Analysis of the LAP1-MORF4L1 immunoprecipitates revealed strong binding to previously identified interaction partners of MORF4L1, including MRFAP1 and MRGBP, both of which bind to MORFL4 through its MRG domain (Fig. 4a). We observed strong binding to a number of other components of the NuA4 histone acetylation complex in addition to MRGBP, including BRD8 and EP400. Components of other chromatin-modifying complexes were also seen, including GATAD1, a component of the JARID1A histone demethylase complex and PHF12, a component of the Sin3a histone deacetylase complex. Weaker interaction of MORFL41 with all of the core histones was also seen in control cells, but this was decreased after MLN4924 treatment. The recently identified MORF4L1-binding, DNA damage response protein PALB2 (FANCN) was also observed in our immunoprecipitates (30, 31). These data provide an overview of the variety of MORF4L1-containing complexes within U2OS cells and demonstrate our ability to observe several low abundance protein complexes.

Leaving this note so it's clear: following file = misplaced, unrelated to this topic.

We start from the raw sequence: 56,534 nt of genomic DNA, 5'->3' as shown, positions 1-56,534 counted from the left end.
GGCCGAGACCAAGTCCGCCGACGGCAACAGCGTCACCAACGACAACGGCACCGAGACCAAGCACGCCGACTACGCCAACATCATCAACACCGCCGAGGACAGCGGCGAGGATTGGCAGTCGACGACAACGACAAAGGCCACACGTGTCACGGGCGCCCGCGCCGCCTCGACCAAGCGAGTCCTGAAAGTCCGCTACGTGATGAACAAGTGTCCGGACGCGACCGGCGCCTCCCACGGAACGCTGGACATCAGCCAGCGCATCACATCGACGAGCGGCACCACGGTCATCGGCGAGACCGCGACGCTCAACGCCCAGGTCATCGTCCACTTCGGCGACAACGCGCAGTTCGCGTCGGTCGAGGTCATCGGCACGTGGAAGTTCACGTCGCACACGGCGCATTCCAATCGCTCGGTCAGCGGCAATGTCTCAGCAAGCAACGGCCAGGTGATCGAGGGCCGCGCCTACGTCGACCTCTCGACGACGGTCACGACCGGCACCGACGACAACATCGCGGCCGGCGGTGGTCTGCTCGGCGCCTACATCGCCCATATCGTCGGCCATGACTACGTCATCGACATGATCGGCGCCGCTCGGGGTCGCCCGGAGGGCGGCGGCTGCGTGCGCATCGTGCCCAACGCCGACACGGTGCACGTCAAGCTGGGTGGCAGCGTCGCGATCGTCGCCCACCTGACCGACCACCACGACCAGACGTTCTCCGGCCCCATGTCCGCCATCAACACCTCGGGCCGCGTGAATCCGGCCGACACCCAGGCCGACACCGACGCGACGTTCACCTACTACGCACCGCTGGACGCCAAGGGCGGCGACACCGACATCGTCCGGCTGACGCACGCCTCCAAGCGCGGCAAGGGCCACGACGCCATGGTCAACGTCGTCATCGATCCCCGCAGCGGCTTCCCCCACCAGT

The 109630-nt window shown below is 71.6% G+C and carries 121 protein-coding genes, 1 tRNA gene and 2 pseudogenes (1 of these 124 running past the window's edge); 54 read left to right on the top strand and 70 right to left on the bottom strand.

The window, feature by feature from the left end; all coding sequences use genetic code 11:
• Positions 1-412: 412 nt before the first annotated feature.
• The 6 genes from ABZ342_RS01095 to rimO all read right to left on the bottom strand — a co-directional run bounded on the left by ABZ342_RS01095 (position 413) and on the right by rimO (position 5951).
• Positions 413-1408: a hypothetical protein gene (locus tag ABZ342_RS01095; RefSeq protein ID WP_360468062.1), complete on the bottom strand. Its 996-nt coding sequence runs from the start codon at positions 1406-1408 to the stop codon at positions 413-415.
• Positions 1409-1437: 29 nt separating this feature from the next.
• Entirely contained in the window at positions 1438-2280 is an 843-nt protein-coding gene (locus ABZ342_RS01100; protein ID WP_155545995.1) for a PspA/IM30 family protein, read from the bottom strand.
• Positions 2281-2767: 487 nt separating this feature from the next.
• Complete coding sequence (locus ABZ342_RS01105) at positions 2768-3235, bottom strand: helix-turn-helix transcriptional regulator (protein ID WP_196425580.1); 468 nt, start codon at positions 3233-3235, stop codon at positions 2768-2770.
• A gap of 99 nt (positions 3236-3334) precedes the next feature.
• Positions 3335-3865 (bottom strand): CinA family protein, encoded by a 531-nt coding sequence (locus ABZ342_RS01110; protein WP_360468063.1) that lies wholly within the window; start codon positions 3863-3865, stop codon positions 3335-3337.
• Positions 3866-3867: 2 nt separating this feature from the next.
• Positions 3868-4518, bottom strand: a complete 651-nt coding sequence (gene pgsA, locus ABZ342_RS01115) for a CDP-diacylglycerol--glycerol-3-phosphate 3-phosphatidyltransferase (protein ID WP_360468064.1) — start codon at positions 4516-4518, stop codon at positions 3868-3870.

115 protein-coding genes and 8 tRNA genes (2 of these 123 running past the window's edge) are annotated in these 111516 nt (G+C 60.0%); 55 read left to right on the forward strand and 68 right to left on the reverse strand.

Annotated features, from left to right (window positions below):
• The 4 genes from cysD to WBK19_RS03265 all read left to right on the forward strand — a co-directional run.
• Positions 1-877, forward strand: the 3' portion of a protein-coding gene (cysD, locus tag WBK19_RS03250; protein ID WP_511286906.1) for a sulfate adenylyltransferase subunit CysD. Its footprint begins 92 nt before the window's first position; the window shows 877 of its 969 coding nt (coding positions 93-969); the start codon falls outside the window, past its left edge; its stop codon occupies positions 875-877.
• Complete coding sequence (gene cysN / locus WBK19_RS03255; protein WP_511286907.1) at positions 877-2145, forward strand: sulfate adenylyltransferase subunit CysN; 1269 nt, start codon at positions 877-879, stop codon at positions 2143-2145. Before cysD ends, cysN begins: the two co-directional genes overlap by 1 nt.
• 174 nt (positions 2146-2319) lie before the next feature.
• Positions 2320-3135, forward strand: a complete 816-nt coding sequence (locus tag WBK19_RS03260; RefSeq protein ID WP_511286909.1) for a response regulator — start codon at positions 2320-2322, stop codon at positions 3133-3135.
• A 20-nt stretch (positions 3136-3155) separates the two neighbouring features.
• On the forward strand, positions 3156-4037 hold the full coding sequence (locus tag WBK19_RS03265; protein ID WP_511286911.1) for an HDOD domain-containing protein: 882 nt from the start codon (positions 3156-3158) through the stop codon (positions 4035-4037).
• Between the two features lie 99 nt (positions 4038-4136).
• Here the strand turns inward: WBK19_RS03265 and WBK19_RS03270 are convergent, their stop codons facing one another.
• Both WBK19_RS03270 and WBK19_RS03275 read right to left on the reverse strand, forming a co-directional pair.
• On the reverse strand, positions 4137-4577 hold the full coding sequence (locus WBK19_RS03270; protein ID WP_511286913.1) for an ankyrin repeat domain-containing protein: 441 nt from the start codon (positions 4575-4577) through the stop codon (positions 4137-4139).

To further clarify the role of Cul4B in the regulation of MRFAP1, we also carried out immunoprecipitation experiments to detect LAP1-CUL4B-interacting partner proteins in extracts from cells either with or without MLN4924 treatment (Fig. 4b). These data demonstrated how effective NEDD8 deconjugation was for Cul4b after MLN4924 treatment. Thus, we can clearly see NEDD8 association with Cul4b in untreated cells, as well as association with components of the deNEDDylating COP9 signalosome, such as CSN1 (10), as indicated by the high positive M/L ratio observed for these proteins. However, these interactions are largely abolished in MLN4924-treated cells as indicated by the negative H/L ratio observed for these proteins. We also observed interaction of Cul4b with the substrate-binding protein VprBP, which we also observed interacting with MRFAP1. However, MRFAP1 itself was not observed. MORF4L1 was observed interacting with Cul4b in MLN4924-treated cells, again indicating that Cul4b has an increased affinity for the MRFAP1-MORF4L1 complex after NEDD8 inhibition. TMEM43, which is a component of the inner nuclear membrane (32), showed a strong interaction that may be related to the nuclear localization of Cul4b in U2OS cells (Human Protein Atlas) (33). RBX1 and DDB1 are previously known components of Cul4b-containing protein complexes (34).